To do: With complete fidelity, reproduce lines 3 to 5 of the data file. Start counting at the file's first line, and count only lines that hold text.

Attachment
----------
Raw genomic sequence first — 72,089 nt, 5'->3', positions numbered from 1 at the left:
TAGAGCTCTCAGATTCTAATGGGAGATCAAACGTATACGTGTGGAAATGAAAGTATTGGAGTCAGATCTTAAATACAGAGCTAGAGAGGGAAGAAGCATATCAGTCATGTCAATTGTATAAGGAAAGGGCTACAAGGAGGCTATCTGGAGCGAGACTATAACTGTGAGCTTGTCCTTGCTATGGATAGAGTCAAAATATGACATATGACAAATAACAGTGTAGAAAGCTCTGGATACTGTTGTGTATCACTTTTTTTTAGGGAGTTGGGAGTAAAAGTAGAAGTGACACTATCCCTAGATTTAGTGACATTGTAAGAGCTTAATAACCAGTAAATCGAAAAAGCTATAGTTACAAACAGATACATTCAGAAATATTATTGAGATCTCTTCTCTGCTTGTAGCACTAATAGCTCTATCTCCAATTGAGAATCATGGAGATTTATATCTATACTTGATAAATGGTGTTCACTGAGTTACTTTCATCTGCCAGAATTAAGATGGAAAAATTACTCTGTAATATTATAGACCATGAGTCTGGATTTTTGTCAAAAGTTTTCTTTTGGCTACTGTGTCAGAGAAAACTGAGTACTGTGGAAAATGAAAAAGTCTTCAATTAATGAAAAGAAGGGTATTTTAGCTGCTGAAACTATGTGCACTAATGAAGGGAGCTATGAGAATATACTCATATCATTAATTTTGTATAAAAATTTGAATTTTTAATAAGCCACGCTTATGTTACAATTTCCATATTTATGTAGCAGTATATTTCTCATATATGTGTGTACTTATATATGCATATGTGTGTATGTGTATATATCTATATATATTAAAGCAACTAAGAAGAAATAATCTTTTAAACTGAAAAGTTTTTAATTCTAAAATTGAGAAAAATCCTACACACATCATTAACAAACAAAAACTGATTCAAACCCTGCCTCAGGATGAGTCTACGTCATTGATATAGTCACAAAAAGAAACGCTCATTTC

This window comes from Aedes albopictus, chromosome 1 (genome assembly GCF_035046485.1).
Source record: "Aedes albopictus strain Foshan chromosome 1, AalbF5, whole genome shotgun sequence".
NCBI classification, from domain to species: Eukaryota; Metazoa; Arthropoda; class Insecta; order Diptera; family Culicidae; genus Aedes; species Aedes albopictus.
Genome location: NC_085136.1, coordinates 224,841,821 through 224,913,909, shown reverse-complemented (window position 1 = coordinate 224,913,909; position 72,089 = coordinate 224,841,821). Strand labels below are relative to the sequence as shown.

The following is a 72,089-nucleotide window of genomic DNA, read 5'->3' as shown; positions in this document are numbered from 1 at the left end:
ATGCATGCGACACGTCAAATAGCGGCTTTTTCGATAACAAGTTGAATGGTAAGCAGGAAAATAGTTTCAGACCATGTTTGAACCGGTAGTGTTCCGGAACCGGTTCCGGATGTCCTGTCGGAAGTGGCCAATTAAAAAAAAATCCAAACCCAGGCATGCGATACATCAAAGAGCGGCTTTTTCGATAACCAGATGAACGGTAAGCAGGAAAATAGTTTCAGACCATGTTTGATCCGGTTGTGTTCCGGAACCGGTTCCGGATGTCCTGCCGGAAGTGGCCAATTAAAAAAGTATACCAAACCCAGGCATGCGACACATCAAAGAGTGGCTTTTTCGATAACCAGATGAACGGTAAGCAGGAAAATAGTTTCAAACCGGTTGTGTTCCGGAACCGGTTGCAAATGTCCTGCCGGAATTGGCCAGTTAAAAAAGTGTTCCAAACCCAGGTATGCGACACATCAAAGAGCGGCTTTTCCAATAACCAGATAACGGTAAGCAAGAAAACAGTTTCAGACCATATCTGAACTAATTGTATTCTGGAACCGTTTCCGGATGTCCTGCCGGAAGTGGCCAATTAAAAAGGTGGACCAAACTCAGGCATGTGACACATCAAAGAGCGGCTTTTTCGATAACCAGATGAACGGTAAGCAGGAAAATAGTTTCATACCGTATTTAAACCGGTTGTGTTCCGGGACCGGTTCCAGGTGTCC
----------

This window comes from Aedes albopictus, chromosome 1 (genome assembly GCF_035046485.1).
Source record: "Aedes albopictus strain Foshan chromosome 1, AalbF5, whole genome shotgun sequence".
NCBI classification, from domain to species: Eukaryota; Metazoa; Arthropoda; class Insecta; order Diptera; family Culicidae; genus Aedes; species Aedes albopictus.